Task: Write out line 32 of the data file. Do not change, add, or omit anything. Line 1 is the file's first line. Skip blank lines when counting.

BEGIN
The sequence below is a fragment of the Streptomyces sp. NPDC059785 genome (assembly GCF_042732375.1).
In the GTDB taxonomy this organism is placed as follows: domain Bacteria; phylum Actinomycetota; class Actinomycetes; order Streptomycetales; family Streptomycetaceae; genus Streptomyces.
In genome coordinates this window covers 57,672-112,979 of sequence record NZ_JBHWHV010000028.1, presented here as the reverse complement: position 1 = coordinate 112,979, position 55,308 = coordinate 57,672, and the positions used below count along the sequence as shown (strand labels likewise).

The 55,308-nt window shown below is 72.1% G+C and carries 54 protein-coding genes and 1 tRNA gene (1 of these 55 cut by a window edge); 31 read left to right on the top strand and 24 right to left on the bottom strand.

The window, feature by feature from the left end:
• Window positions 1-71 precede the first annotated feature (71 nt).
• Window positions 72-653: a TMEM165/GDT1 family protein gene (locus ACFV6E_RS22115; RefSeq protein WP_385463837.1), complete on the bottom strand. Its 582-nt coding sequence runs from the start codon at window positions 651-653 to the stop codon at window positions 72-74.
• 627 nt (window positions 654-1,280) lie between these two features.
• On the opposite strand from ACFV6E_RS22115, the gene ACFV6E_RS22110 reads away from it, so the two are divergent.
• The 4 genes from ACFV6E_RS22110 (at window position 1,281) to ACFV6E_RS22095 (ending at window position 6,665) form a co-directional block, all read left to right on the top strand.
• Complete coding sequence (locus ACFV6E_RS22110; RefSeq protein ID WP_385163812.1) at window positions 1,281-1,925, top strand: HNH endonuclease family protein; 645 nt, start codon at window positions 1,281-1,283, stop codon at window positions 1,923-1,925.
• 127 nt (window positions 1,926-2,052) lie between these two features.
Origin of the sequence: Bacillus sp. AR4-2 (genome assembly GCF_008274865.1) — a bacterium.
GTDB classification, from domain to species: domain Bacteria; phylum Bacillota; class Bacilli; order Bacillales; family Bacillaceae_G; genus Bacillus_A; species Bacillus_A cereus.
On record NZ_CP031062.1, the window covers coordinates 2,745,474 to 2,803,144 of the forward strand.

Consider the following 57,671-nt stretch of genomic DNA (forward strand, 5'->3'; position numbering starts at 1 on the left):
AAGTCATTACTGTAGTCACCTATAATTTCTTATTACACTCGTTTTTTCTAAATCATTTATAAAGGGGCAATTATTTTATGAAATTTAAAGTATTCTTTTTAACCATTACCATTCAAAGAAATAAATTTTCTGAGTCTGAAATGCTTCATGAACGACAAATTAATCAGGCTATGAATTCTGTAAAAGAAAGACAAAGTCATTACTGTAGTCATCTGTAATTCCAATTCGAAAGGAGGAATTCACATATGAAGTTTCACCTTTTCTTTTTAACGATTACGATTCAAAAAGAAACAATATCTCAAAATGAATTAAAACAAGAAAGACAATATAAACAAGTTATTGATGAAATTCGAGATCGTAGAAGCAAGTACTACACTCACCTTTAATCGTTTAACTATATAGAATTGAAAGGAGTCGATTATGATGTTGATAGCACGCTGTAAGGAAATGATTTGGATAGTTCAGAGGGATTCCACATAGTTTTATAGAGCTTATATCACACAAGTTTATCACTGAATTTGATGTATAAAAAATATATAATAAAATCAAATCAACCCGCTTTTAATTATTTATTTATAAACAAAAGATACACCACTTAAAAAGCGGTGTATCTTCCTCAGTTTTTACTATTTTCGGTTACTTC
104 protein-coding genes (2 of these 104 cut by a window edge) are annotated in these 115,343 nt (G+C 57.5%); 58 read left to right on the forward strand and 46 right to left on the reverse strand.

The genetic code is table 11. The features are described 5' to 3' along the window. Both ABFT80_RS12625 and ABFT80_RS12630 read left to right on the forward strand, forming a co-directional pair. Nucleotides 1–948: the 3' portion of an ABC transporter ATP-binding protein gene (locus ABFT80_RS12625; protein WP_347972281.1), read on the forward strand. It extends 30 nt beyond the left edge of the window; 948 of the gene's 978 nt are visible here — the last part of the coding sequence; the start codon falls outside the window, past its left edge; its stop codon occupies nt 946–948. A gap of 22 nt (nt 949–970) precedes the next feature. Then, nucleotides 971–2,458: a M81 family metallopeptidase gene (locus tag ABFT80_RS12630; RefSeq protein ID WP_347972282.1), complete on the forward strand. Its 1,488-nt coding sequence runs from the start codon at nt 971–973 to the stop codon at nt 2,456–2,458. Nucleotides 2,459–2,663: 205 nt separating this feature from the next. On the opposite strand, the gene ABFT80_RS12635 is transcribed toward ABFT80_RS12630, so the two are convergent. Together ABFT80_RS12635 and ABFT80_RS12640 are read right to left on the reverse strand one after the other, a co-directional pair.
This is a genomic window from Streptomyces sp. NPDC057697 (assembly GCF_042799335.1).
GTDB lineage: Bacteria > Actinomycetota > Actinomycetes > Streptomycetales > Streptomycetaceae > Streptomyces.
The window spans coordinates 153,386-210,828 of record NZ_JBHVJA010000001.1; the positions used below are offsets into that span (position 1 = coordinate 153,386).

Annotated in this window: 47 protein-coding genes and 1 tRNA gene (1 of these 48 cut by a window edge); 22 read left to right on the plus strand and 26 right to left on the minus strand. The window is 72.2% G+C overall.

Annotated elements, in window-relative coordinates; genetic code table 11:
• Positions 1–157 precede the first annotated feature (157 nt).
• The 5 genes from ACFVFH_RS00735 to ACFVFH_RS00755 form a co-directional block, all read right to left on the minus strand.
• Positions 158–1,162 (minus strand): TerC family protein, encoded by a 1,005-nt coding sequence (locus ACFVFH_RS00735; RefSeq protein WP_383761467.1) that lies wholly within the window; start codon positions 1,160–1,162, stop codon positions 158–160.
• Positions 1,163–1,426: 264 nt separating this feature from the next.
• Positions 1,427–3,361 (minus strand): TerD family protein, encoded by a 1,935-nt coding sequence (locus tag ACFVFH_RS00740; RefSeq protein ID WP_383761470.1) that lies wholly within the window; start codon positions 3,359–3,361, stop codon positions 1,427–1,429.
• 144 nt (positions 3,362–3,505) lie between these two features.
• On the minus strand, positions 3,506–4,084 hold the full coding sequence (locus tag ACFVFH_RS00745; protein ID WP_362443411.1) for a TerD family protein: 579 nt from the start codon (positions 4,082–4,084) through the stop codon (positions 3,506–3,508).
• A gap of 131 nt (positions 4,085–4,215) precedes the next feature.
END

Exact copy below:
• A gap of 131 nt (positions 4,085–4,215) precedes the next feature.